Written by 08th September 2014on
Investment companies incorporated pursuant to the provisions of Part XIII of the Companies Act 1990 are commonly referred to as Non UCITS funds, as distinct to those investment funds (including companies) which are governed by the European Communities (Undertakings for Collective Investment in Transferable Securities) Regulations 2011 (the UCITS Regulations).
Impact of Companies Act
With a small number of exceptions, Part 24 of the Act is largely a consolidation and restatement of the existing Companies Act legislation applicable to Non UCITS investment companies.
The Act gathers together in one place the legislative provisions governing investment companies which are currently spread across several different pieces of legislation, including:-
Companies Act 1963
- the circumstances in which an investment company may be wound-up by the courts.
Companies Act 1990
- the authorisation of Non UCITS investment companies by the Central Bank;
- the application of certain provisions of the UCITS Regulations to Non-UCITS investment companies.
- the purchase by an investment company of its own shares.
Companies (Amendment) (No 2) Act 1999
- the requirement that an investment company carry on activity in Ireland.
Investment Funds, Companies and Miscellaneous Provisions Act 2005
- segregated liability between sub-funds of an umbrella fund;
- cross investment between sub-funds of an umbrella fund;
- the option to prepare financial statements under an alternative body of accounting standards (i.e. other than under IFRS).
Companies (Miscellaneous Provisions) Act 2009
- the migration of collective investment undertakings both in and out of Ireland.
EC (Directive 2006/46/EC) Regulations 2010
- the amendment of the Companies Act 1963 to require a corporate governance statement for investment companies admitted to trading on regulated markets.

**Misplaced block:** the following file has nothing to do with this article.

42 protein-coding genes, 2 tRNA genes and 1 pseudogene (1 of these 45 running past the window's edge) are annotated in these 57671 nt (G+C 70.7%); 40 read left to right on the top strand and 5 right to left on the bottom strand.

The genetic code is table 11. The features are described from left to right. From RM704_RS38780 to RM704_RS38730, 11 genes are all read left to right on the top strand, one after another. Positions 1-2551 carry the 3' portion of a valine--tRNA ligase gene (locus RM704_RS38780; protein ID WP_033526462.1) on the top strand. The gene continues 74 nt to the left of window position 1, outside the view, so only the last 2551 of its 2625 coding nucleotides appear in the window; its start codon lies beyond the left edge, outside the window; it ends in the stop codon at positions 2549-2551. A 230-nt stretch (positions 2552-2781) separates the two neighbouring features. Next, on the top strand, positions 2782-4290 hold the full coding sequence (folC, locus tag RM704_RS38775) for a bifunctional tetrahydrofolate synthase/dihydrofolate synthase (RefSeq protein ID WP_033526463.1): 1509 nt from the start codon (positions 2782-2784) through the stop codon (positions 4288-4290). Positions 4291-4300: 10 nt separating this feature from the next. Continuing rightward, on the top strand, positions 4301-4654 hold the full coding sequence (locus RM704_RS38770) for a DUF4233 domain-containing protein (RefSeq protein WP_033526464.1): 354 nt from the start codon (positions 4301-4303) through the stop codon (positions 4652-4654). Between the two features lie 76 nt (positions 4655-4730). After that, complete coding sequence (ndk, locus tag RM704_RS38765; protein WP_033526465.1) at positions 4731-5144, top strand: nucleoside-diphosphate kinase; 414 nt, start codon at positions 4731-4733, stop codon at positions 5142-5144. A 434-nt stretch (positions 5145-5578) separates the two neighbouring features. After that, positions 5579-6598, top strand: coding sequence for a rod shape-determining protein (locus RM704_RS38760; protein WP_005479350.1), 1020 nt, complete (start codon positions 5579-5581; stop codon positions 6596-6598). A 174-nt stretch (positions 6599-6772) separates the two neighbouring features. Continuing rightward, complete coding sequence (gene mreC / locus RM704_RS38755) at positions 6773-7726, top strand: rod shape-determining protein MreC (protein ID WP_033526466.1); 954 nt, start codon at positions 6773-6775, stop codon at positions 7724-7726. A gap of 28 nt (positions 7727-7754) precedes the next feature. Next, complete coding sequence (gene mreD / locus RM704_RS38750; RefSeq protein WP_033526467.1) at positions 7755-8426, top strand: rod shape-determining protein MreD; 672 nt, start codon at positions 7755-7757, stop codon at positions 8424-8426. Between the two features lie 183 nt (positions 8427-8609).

While Part 24 deals specifically with investment companies, the provisions of Parts 1 to 14 and 17 of the Act are also applicable to investment companies, save where specific provisions are disapplied to public limited companies or disapplied or modified within Part 24 (for example certain requirements in relation to share capital which are inconsistent with the workings of an investment company).
New company law features
Investment companies authorised under Part XIII of the Companies Act 1990 should note some of the new features of the Act which will be applicable to them:-
- the codification of directors duties;
- the categorisation of company law offences into four tiers, with Category 1 offences being the most serious;
- the period provided for under current company law during which a company which has been struck off the register can apply for restoration, currently 20 years, has been shortened to 2 years for investment companies.
Implications for Investment Companies
Part 24 provides that, those investment companies which are already incorporated under the current Companies Acts will be deemed to have continued in existence as investment companies to which the new legislation applies.
For the first time, a model form Memorandum and Articles of Association for investment companies is provided for under Irish company law (see Schedule 16 of the Act). The existing model constitutions set out in the Schedule to the Companies Act 1963 did not specifically provide for investment companies.
The constitutions of existing investment companies are deemed to continue in force, save to the extent that they are inconsistent with what are called "mandatory provisions" (i.e. provisions that are not "optional provisions" under the Bill).
Prospectus, Market Abuse and Transparency law
For those investment companies which have securities admitted to trading on regulated markets, it will also be necessary to comply with certain provisions of Part 23 of the Act which relate to the implementation into Irish law of the EU Prospectus, Market Abuse, and Transparency Directives.
Proposed ICAV legislation
It will be interesting to see the impact of the new ICAV legislation, once enacted, on investment companies. The ICAV will be a new corporate structure specifically designed for Irish investment funds. Existing investment funds set up as companies will have the option to convert to the new ICAV structure, while new funds may choose to incorporate under the ICAV legislation rather than the new Companies Act. Thus, Part 24 may well become less significant for the Irish investment funds industry.
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